A balanced diet

The three nutrients required in the largest quantities are:

  • carbohydrates
  • proteins
  • lipids (fats and oils)

Other nutrients required in smaller quantities are:

  • vitamins
  • minerals
  • dietary fibre
  • water

To obtain these nutrients humans, as omnivores, eat a varied diet.

Carbohydrates, proteins and lipids

Here are the sources and main functions of the different components in a balanced diet.

A table with three rows and two columns . The rows are labelled Carbohydrates, Proteins and Lipids. Column 1 is labelled Typical sources and lists a variety of foods. Column 2 is labelled Function.


Vitamins are only needed in small amounts to maintain a healthy body. A lack of vitamins in the diet leads to deficiency symptoms.

Vitamin C

Vitamin C (ascorbic acid) is needed to help heal wounds and maintain healthy connective tissue (which gives support to other tissues and organs).

Citrus fruits on a plate, including a lime, a lemon and a pink grapefruit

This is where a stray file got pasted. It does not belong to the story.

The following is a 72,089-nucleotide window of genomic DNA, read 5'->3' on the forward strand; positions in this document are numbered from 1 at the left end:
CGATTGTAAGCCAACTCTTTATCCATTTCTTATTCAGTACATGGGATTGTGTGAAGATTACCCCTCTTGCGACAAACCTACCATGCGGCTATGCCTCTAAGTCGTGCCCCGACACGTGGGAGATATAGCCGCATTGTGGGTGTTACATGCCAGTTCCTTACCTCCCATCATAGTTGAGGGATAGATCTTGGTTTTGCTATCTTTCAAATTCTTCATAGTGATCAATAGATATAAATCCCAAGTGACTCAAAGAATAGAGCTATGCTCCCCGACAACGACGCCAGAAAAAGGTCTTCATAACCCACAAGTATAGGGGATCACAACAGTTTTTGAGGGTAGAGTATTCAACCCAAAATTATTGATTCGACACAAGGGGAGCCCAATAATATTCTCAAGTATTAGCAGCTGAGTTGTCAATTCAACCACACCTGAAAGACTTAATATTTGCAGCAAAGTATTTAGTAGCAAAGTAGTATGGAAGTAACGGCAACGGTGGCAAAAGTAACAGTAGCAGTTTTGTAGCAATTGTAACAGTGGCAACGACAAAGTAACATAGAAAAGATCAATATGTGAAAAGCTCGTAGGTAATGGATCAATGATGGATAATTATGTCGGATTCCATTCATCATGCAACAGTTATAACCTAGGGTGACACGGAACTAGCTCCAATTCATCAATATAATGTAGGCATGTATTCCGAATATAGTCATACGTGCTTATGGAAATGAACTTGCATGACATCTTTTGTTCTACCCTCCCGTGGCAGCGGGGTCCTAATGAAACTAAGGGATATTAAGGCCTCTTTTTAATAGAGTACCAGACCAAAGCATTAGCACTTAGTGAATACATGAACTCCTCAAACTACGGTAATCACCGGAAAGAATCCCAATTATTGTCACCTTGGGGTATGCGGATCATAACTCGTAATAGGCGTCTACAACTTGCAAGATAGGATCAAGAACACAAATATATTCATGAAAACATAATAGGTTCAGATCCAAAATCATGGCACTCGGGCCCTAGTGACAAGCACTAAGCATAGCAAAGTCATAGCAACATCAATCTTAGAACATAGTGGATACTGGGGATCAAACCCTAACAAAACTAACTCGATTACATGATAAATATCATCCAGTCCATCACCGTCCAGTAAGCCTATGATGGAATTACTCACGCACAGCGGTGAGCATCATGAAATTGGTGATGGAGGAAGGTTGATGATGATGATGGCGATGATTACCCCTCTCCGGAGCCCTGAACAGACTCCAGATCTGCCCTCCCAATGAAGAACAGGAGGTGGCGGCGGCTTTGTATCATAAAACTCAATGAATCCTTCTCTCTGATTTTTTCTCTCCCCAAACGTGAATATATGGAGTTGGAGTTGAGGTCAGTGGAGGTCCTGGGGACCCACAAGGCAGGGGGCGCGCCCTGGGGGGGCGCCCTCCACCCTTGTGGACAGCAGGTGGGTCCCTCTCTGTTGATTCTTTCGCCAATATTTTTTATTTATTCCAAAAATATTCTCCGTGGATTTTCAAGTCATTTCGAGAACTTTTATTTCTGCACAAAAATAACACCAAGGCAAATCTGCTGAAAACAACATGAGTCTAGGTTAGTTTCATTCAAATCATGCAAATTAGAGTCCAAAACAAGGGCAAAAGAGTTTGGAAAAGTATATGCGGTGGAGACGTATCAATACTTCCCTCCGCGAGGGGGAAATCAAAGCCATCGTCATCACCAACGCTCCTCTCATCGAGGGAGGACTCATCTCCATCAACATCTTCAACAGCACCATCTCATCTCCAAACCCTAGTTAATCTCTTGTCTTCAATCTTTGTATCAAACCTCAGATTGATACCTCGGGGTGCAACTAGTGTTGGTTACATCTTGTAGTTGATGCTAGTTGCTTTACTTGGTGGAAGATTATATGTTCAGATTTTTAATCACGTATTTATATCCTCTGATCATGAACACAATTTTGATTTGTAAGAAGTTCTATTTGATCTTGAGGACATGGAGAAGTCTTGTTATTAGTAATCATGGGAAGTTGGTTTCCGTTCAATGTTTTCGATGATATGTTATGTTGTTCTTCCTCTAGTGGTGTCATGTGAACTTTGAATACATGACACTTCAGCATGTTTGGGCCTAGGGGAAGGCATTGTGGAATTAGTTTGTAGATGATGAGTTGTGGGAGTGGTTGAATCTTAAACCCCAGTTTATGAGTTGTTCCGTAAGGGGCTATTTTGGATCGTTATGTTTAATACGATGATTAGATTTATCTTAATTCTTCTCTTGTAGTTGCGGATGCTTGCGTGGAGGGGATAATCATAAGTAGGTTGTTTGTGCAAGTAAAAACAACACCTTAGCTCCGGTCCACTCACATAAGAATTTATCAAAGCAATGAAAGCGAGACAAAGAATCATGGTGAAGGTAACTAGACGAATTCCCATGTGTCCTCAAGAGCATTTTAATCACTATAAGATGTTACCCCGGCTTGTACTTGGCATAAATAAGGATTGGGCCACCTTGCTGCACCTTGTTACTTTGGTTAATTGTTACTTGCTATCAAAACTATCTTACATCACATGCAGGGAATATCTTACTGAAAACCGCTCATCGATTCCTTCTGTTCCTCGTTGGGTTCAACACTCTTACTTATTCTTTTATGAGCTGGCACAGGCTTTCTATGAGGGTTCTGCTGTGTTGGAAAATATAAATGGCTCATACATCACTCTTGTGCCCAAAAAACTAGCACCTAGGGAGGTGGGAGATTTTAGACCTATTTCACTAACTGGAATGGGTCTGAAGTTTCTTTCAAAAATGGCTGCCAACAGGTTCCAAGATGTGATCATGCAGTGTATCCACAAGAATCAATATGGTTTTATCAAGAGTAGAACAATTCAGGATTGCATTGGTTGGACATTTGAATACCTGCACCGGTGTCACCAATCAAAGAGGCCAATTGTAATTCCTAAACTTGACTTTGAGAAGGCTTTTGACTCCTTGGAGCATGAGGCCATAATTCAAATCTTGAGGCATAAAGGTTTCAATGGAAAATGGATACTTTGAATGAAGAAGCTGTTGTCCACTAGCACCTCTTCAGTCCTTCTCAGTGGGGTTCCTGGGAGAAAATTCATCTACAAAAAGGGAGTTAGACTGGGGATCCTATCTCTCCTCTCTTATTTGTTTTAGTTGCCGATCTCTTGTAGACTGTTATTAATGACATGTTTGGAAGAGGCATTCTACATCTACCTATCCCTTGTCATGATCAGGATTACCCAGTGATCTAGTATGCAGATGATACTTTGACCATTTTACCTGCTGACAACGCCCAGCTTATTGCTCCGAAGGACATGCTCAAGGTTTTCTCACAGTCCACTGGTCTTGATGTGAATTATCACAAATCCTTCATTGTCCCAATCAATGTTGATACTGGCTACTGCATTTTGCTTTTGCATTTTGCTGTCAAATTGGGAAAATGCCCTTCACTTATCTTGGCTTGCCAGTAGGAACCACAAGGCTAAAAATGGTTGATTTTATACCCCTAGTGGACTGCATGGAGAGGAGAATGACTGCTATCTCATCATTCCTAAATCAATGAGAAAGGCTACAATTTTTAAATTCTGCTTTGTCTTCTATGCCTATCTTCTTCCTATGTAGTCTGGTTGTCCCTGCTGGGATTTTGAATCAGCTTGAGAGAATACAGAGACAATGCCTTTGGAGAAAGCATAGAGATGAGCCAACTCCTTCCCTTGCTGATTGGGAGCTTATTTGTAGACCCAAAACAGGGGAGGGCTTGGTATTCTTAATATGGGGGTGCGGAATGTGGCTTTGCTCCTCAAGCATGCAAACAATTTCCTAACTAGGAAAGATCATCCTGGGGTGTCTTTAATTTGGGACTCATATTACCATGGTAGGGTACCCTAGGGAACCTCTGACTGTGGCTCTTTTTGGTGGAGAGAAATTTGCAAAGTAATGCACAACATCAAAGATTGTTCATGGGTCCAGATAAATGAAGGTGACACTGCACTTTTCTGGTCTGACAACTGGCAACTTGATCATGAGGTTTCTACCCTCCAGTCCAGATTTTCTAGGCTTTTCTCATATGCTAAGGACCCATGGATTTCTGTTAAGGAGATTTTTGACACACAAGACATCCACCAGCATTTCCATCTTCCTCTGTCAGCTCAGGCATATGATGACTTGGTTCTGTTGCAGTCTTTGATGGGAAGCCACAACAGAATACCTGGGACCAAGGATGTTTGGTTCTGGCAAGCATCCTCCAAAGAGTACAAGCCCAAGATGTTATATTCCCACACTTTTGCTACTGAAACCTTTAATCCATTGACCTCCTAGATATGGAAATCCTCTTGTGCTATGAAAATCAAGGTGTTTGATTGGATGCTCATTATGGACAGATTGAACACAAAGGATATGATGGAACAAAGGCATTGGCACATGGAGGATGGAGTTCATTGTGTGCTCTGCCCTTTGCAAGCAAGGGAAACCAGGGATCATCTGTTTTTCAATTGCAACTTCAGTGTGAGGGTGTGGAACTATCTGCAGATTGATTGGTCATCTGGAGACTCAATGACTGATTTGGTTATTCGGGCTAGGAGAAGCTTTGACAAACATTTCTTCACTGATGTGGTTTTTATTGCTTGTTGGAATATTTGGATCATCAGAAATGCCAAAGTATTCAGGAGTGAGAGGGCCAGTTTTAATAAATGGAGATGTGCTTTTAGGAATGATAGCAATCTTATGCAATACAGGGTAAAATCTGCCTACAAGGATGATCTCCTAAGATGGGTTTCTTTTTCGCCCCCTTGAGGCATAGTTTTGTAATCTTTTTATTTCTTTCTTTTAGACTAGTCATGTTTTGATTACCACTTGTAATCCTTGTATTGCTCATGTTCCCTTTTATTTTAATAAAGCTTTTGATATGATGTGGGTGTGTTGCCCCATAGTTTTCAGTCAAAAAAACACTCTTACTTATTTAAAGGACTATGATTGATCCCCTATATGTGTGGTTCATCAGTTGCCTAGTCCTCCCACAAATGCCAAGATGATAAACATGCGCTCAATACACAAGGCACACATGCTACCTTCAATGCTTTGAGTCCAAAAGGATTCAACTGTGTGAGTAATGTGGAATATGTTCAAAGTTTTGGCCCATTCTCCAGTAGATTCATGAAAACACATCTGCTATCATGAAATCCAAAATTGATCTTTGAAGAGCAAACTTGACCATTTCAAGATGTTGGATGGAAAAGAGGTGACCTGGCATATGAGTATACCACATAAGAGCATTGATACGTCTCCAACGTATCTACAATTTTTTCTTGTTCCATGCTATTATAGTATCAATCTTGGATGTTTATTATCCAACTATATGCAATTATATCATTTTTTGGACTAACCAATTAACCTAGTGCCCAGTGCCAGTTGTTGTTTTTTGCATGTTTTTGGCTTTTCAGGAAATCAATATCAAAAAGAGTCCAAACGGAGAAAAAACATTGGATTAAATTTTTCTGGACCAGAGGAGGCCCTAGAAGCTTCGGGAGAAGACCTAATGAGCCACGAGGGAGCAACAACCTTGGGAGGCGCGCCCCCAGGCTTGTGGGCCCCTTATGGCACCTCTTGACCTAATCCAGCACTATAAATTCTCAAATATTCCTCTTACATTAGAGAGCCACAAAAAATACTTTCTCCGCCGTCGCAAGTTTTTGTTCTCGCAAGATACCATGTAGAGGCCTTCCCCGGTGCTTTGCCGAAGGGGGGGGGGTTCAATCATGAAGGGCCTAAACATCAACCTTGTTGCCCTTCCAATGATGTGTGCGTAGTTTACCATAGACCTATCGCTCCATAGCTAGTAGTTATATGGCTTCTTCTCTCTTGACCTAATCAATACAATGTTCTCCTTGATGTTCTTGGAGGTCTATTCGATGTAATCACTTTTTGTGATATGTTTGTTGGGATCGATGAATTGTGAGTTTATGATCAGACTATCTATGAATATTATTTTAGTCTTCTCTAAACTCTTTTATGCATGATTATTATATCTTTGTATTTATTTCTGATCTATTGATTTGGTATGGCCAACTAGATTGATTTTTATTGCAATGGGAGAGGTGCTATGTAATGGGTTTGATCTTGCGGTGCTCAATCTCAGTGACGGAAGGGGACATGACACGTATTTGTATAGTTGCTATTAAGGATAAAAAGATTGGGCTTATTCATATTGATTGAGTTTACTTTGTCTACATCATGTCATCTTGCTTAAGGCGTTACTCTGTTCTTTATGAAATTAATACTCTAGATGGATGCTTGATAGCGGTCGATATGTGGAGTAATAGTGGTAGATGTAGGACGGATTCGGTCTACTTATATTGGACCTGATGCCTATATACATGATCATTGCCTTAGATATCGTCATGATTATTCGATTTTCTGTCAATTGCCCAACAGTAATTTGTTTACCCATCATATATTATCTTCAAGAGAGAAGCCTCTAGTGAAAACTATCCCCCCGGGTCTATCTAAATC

Oranges are a good source of vitamin C

Good sources of vitamin C include:

  • citrus fruits (such as oranges, lemons and limes)
  • leafy green vegetables (such as sprouts and broccoli)

Vitamin C deficiency leads to scurvy. The symptoms of scurvy include bleeding and swelling of the gums, loss of teeth, tiredness and muscle and joint pain.

Mineral ions

Like vitamins, mineral ions are only needed in small amounts to maintain a healthy body. A lack of the correct mineral ions in the diet also leads to deficiency symptoms.


Green leafy vegetables including chard, curly kale and cabbage
Leafy green vegetables are a good source of iron

Iron is needed to produce haemoglobin, found in red blood cells.

Good sources of iron include:

  • liver
  • red meat
  • beans and nuts
  • dried fruits such as dried apricots

Iron deficiency causes anaemia. People with anaemia become tired and weak because their blood does not transport enough oxygen.

Water and dietary fibre

Water and dietary fibre (roughage) are also important components in the diet.


Water being poured from a bottle into a glass
Water is found in drinks and food

About two-thirds of the human body is water. It is found in the cytoplasm of our cells and in body fluids like blood.

Sources of water include:

  • food
  • drinks
  • metabolic processes, such as aerobic respiration

Dietary fibre

A bowl of cranberry granola cereal
Wholegrain cereals are a good source of dietary fibre

Dietary fibre consists of material in food that cannot be digested, in particular cellulose from plant cell walls.

Sources of fibre include:

  • fruit
  • vegetables
  • cereals

Dietary fibre is important because it provides bulk, which helps the walls of the intestine move food and faeces along the gut. Lack of dietary fibre can lead to constipation.